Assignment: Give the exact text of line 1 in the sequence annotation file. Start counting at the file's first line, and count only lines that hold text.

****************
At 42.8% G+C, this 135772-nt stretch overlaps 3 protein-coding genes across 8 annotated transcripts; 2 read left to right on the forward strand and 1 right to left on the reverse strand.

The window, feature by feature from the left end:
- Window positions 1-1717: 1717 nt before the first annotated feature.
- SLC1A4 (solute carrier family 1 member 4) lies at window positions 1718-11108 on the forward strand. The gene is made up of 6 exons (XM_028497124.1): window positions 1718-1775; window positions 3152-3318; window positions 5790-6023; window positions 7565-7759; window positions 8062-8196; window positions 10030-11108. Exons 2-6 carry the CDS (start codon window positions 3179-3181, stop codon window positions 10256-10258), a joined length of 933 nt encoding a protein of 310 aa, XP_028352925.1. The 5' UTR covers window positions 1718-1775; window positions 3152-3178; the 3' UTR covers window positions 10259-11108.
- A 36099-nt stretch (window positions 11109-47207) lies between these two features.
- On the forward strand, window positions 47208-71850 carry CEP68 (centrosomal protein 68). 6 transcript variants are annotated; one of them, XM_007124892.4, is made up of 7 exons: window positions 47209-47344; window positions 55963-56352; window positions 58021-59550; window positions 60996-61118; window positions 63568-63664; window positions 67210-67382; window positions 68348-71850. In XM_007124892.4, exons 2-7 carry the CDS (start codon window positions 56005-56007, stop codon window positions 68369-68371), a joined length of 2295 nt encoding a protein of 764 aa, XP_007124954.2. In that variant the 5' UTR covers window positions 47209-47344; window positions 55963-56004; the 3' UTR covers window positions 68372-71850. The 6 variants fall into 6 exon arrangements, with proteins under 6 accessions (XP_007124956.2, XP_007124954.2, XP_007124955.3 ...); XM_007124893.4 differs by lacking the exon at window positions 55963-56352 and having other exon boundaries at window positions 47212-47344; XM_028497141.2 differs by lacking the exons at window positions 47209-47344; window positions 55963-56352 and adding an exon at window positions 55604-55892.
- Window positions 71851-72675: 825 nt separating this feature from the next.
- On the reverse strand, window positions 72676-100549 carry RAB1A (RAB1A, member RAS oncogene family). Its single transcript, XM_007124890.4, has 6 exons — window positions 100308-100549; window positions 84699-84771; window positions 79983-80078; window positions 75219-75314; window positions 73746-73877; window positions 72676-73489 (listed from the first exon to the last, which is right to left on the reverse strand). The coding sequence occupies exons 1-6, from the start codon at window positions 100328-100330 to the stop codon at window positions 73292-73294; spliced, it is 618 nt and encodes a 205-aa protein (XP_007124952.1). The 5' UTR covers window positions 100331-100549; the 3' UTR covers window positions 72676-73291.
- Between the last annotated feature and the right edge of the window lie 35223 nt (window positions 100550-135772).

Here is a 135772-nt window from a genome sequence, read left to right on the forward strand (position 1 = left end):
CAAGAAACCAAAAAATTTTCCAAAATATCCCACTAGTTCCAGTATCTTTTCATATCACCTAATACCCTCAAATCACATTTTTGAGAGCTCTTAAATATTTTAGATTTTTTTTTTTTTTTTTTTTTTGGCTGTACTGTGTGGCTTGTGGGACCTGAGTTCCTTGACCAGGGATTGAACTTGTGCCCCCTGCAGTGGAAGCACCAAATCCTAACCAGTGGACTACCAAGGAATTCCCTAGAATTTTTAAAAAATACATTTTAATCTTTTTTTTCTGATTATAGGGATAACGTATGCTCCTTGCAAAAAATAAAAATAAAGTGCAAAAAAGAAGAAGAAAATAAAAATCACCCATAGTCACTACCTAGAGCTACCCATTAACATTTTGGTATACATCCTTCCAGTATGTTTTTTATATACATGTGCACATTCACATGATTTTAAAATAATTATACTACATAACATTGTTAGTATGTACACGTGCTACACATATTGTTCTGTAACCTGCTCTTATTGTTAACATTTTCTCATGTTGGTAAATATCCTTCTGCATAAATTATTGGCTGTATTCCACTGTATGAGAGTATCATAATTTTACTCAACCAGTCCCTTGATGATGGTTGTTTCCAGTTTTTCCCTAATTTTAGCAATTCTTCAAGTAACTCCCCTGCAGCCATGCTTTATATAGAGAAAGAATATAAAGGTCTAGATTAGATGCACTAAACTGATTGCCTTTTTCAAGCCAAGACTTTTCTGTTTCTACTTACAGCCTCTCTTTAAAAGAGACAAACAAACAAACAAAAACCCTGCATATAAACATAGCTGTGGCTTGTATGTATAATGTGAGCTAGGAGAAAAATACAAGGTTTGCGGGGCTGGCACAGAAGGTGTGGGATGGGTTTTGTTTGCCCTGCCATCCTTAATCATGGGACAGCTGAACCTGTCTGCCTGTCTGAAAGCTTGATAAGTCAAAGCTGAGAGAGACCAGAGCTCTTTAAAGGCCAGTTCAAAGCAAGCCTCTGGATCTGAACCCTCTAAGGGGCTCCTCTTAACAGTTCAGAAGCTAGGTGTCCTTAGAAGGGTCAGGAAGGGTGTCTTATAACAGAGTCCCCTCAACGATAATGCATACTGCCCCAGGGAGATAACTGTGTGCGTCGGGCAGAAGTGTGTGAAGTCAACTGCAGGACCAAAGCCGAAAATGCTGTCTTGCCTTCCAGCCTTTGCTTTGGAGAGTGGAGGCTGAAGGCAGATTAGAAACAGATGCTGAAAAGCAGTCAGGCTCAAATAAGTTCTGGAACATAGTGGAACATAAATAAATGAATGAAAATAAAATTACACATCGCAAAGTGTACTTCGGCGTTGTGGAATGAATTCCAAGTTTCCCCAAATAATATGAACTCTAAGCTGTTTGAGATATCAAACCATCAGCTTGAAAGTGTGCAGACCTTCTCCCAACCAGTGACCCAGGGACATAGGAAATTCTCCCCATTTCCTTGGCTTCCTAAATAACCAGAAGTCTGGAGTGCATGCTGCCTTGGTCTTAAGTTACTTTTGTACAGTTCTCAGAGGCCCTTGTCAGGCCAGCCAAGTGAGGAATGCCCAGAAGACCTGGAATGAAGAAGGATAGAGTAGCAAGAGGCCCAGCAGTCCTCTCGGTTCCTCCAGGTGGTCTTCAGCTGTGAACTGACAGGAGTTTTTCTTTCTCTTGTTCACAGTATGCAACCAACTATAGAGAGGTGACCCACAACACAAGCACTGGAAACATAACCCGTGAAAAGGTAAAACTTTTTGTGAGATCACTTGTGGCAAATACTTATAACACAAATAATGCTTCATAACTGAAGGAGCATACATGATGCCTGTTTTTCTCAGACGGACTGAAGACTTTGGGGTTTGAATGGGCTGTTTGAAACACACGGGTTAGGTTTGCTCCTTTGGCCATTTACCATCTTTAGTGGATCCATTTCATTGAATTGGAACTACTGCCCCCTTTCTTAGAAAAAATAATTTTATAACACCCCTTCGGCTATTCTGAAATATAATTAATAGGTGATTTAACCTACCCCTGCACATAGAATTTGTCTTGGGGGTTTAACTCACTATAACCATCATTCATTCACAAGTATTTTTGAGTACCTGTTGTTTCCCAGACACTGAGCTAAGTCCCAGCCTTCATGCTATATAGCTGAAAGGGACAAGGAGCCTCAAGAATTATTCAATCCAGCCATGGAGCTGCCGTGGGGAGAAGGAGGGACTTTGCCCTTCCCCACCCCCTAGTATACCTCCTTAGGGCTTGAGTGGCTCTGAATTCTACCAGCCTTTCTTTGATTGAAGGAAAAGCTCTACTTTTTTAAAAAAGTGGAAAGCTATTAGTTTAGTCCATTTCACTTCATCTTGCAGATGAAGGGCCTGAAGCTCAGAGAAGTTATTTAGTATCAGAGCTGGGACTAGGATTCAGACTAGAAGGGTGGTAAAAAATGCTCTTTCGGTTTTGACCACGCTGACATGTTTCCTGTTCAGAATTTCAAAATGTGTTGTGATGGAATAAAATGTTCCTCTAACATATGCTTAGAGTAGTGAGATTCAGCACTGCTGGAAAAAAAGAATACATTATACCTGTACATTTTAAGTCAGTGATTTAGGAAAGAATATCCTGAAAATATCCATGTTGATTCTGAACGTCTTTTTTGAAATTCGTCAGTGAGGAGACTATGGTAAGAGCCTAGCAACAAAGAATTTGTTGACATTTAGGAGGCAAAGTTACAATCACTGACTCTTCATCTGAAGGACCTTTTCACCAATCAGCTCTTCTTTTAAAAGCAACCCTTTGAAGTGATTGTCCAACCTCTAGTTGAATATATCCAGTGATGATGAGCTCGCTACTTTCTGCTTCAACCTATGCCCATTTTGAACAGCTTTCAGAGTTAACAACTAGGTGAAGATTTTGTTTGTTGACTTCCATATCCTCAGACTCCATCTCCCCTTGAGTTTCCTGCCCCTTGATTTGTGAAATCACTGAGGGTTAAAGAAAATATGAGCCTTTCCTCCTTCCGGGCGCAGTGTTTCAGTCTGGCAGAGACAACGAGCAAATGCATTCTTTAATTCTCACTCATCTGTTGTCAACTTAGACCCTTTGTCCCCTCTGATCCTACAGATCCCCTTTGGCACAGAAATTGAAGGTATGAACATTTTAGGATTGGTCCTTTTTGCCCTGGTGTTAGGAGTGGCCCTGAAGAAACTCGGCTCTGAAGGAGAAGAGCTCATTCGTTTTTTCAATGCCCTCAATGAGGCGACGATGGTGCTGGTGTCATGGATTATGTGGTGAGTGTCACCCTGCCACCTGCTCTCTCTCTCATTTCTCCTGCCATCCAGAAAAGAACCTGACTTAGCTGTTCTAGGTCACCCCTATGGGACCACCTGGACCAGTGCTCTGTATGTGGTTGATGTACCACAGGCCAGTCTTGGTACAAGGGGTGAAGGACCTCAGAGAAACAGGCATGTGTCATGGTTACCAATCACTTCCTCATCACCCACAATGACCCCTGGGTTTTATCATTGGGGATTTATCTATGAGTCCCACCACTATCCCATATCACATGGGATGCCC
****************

At 42.8% G+C, this 135772-nt stretch overlaps 3 protein-coding genes across 8 annotated transcripts; 2 read left to right on the forward strand and 1 right to left on the reverse strand.